Brown sounds are the happenings of a hurricane — sandy waves and sewage gush in the streets and rush down the mountains. Mud slabs and unforgiving boulders create a sound vacuum through humble hillside dwellings.
Across this land covered in color and surrounded by turquoise Caribbean water, these sounds of dirt and destruction still echoed in Puerto Rico when I arrived there at the beginning of November 2017, one and a half months since Hurricanes Irma and Maria made landfall.
Boots are on the ground for a variety of positions for disaster response. Mine usually stay pretty clean as my work is with digital media content, but I was ready for anything. I wore boots and packed gloves and a flashlight. I just wanted to help people whether from my laptop or the streets.
I’m fully trained and plenty experienced, in the tasks of my work. But still, I felt unprepared to make a difference facing such devastation across the island. With so many Puerto Ricans — U.S. citizens — calling out for roofs, water and electricity, my work seemed far too small a drop in the buckets of relief needed. The sounds in my own head telling me that I might not be helping enough were so loud.
There were many loud sounds in San Juan — car horns incessantly honking on Avenida Doctor Ashford, the hotel casino’s slot machines that had power in spite of people across the street being without it for a week, choppers landing at the National Guard base next door. But anyone who’s responded to a natural disaster knows that the loudest sounds of all can be our own asking, “Am I helping here? How can one person make a difference?”
And for others, the sounds are black. It’s unlikely that we’ll ever know how many lives were really lost due to the hurricanes. In spite of further investigations, the death toll remains around 60, but the residual effects of power loss, contaminated water and delayed medical care are difficult to measure.
Maybe the question we should ask ourselves is, “How can I silence the noise and focus on myself doing good work — GREAT work — to help people and resources here recover?”
A routine walking break over lunchtime saved my sanity, as 12 hour shifts in a mostly-foreign language are taxing. The “office” was the massive convention center which had overnight been transformed into the Government Command Center as well as living quarters for hundreds of response and relief workers.
Inside was a constant buzz and crowd, but the area out front was usually quiet. I guess that’s what happens in a normally busy port when the Jones Act prevents the delivery of goods to a disaster-ravaged commonwealth. My walking route was anchored by a stately ficus tree that had otherwise withstood the hurricanes better than many of its siblings across the city.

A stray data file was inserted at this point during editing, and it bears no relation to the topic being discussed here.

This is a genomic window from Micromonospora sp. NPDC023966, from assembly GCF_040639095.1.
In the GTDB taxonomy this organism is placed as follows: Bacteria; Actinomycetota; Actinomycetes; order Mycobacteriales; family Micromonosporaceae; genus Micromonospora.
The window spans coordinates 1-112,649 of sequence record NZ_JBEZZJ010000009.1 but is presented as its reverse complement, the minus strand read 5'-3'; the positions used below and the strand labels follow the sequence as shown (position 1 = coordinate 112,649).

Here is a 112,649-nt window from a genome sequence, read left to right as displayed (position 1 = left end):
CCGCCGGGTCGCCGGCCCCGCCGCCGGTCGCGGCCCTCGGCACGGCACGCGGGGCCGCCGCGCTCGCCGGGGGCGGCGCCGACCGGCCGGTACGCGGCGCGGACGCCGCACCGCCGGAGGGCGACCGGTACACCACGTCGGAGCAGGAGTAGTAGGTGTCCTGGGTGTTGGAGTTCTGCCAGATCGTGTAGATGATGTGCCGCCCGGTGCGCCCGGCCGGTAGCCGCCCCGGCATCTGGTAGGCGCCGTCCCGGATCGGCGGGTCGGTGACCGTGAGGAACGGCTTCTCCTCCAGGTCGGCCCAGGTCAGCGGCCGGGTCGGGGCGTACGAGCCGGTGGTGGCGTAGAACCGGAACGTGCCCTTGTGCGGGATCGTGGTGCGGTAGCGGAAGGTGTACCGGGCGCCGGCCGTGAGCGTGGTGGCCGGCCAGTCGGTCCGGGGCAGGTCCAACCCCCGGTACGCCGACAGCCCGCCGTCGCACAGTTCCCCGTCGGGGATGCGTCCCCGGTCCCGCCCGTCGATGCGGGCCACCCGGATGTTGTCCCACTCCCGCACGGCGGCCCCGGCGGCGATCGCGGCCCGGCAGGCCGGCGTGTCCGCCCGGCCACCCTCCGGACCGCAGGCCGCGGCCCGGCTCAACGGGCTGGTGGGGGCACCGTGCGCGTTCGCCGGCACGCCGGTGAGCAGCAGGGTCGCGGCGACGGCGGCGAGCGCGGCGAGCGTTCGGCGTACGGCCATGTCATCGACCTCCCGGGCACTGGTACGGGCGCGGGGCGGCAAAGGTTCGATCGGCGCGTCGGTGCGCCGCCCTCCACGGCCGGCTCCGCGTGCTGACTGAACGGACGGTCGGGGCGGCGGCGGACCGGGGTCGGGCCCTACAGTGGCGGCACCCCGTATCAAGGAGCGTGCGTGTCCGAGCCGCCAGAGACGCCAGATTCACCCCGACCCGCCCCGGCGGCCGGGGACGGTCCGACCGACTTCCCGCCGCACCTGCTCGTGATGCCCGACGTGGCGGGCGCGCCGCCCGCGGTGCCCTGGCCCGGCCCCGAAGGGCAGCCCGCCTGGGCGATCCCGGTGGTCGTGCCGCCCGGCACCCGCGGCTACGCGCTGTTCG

Movement in the grass alerted and even alarmed me. The environment made me extra cautious, with dangling power lines, precarious tree branches and deep potholes presenting constant concern on even the shortest walks. I realized though that this movement was not a dangerous pack of feral dogs.
It was a pack of parakeets, which I later learned is called a pandemonium. Recalling the birds’ feeding frenzy in the grass, it’s easy to see how the term, “a pandemonium of parakeets,” came about. They are fiesty!
I’ve only ever seen parrots in captivity before, so watching their frantic mealtime in a natural setting was another new experience. Practically everything besides brushing my teeth felt like a new experience in Puerto Rico! And at that moment, I finally realized that was okay. The sounds of these struggles in our heads, while they are incomparable the struggles of hurricane survivors, are what give way to the green. The sounds of the green are those of the earth recovering from a hurricane.
Imagine the first bird chirp a survivor hears after the winds and waves of a hurricane subside. There’s sloshing in a pail, a wet broom swishing concrete, and the dripping. The dripping, where is the dripping coming from? Everywhere is dripping. But then, a bird is delighted for a drink in a spot of sun. It’s a small trumpet for the bird, but it’s the sound of a new beginning.
In San Juan, parakeets are fighting for food in the grass. Lawn maintenance is buzzing even louder than the electrical generators that so many depended upon for months. Mighty buds are turning sticks back into rain forest. This island’s green noises are loud with persistence and strength just like the voices of many Puerto Ricans and their supporters on the mainland.
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